Did a book swap with the author of this book (one of hers for one of mine). This is my honest review.Death Sucks, Life Doesn't Have To

Stats: Published in 2015, 86 pages.

Blurb: (Goodreads) Grief is a normal reaction to the loss of a loved one. However, when not handled properly, grief can lead to depression and poor health. Death Sucks, Life Doesn’t Have To is the inspirational story of how author and speaker Brea Behn lost her twin at the age of fifteen to an accident with a handgun. The loss of her twin spiraled her into depression and resulted in serious health problems.

In her fifteen year journey she has healed to find peace, joy, and happiness. Brea will share with you how she accomplished this and some great tips and suggestions on how others can too. Also included is a great resources chapter full of suggested books, lists, and websites to help readers personalize their journey of healing.

What I liked: The author doesn’t skirt around the issues she faced and still faces. She is honest about how she dealt with things, which leads more weight to how she made her way out of the situations that faced her. It’s a very honest account of dealing with very difficult and even life threatening issues. The resources in the back of the book are very good and divided up for easier access. Behan admits it’s not an all-encompassing list, but it’s a good start for anyone trying to help themselves or others in similar situations. I think her advice is sound.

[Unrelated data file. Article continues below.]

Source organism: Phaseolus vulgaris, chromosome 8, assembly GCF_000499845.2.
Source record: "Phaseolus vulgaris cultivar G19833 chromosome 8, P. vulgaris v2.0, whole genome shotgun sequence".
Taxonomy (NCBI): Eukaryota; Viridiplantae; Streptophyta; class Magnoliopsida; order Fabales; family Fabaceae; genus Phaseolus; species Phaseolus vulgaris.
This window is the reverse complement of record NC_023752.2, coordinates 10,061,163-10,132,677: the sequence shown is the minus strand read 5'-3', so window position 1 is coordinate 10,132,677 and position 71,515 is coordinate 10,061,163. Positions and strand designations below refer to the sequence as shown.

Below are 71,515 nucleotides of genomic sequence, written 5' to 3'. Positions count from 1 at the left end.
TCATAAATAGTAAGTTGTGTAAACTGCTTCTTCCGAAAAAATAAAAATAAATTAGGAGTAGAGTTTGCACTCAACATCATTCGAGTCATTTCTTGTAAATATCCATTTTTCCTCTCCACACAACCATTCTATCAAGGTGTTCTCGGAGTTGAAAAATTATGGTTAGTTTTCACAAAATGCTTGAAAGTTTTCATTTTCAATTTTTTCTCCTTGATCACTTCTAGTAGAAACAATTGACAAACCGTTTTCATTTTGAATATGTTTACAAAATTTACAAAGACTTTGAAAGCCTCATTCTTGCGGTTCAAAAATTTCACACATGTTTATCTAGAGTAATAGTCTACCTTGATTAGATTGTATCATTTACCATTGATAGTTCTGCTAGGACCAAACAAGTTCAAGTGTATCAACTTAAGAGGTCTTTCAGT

What I didn’t like: Not much. As a book editor, there were some editing things that could be addressed but that doesn’t dampen the overall positive appeal.

Rating: 4/5

Published in: on November 6, 2017 at 11:26pm11  Leave a Comment  
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The Ghost of the Mary Celeste by Valerie Martin

19084471I bling library pick and I was truly blind when I picked it out.

Stats: Audio book is 10 discs – 11′ 47″, read by Susie Berneis, published in 2014

Blurb: In 1872, the American merchant vessel Mary Celeste was discovered adrift off the coast of Spain. Her cargo was intact, but the crew was gone. They were never found. While on a voyage to Africa, an unproven young writer named Arthur Conan Doyle hears of the Mary Celeste and decides to write an outlandish story about what took place. This story causes quite a sensation back in the United States, particularly between sought-after Philadelphia spiritualist medium Violet Petra and a journalist named Phoebe Grant, who is seeking to expose Petra as a fraud. These three elements – a ship found sailing without a crew, a famous writer on the verge of enormous success, and the rise of an unorthodox and heretical religious fervor – converge in unexpected ways.